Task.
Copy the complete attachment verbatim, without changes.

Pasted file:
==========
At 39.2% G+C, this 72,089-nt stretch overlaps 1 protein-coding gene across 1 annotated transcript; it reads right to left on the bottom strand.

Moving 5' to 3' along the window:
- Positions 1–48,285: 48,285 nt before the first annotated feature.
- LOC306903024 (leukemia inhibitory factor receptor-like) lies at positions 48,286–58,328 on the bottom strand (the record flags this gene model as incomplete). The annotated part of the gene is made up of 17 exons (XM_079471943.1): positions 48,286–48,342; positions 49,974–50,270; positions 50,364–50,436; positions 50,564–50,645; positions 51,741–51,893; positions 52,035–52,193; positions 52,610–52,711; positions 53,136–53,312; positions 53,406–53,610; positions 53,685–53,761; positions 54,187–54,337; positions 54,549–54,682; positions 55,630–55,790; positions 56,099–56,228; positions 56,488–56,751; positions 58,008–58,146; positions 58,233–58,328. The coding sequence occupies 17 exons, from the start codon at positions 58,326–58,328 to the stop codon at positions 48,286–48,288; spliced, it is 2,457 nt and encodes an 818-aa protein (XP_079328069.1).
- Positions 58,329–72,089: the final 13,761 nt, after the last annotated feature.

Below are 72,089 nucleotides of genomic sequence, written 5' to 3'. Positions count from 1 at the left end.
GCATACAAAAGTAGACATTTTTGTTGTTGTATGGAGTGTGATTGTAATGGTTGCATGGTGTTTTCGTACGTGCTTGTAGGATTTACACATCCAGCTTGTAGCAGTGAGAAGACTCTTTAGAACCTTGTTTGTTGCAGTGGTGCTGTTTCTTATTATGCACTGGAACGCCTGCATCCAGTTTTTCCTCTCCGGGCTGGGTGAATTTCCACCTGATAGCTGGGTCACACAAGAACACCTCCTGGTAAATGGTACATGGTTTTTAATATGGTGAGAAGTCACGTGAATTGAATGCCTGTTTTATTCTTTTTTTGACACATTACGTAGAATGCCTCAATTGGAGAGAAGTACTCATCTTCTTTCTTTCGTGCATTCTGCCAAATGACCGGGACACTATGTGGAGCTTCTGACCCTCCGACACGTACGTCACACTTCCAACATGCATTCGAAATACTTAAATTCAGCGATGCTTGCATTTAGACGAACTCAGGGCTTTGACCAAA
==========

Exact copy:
At 39.2% G+C, this 72,089-nt stretch overlaps 1 protein-coding gene across 1 annotated transcript; it reads right to left on the bottom strand.

Moving 5' to 3' along the window:
- Positions 1–48,285: 48,285 nt before the first annotated feature.
- LOC306903024 (leukemia inhibitory factor receptor-like) lies at positions 48,286–58,328 on the bottom strand (the record flags this gene model as incomplete). The annotated part of the gene is made up of 17 exons (XM_079471943.1): positions 48,286–48,342; positions 49,974–50,270; positions 50,364–50,436; positions 50,564–50,645; positions 51,741–51,893; positions 52,035–52,193; positions 52,610–52,711; positions 53,136–53,312; positions 53,406–53,610; positions 53,685–53,761; positions 54,187–54,337; positions 54,549–54,682; positions 55,630–55,790; positions 56,099–56,228; positions 56,488–56,751; positions 58,008–58,146; positions 58,233–58,328. The coding sequence occupies 17 exons, from the start codon at positions 58,326–58,328 to the stop codon at positions 48,286–48,288; spliced, it is 2,457 nt and encodes an 818-aa protein (XP_079328069.1).
- Positions 58,329–72,089: the final 13,761 nt, after the last annotated feature.

Below are 72,089 nucleotides of genomic sequence, written 5' to 3'. Positions count from 1 at the left end.
GCATACAAAAGTAGACATTTTTGTTGTTGTATGGAGTGTGATTGTAATGGTTGCATGGTGTTTTCGTACGTGCTTGTAGGATTTACACATCCAGCTTGTAGCAGTGAGAAGACTCTTTAGAACCTTGTTTGTTGCAGTGGTGCTGTTTCTTATTATGCACTGGAACGCCTGCATCCAGTTTTTCCTCTCCGGGCTGGGTGAATTTCCACCTGATAGCTGGGTCACACAAGAACACCTCCTGGTAAATGGTACATGGTTTTTAATATGGTGAGAAGTCACGTGAATTGAATGCCTGTTTTATTCTTTTTTTGACACATTACGTAGAATGCCTCAATTGGAGAGAAGTACTCATCTTCTTTCTTTCGTGCATTCTGCCAAATGACCGGGACACTATGTGGAGCTTCTGACCCTCCGACACGTACGTCACACTTCCAACATGCATTCGAAATACTTAAATTCAGCGATGCTTGCATTTAGACGAACTCAGGGCTTTGACCAAA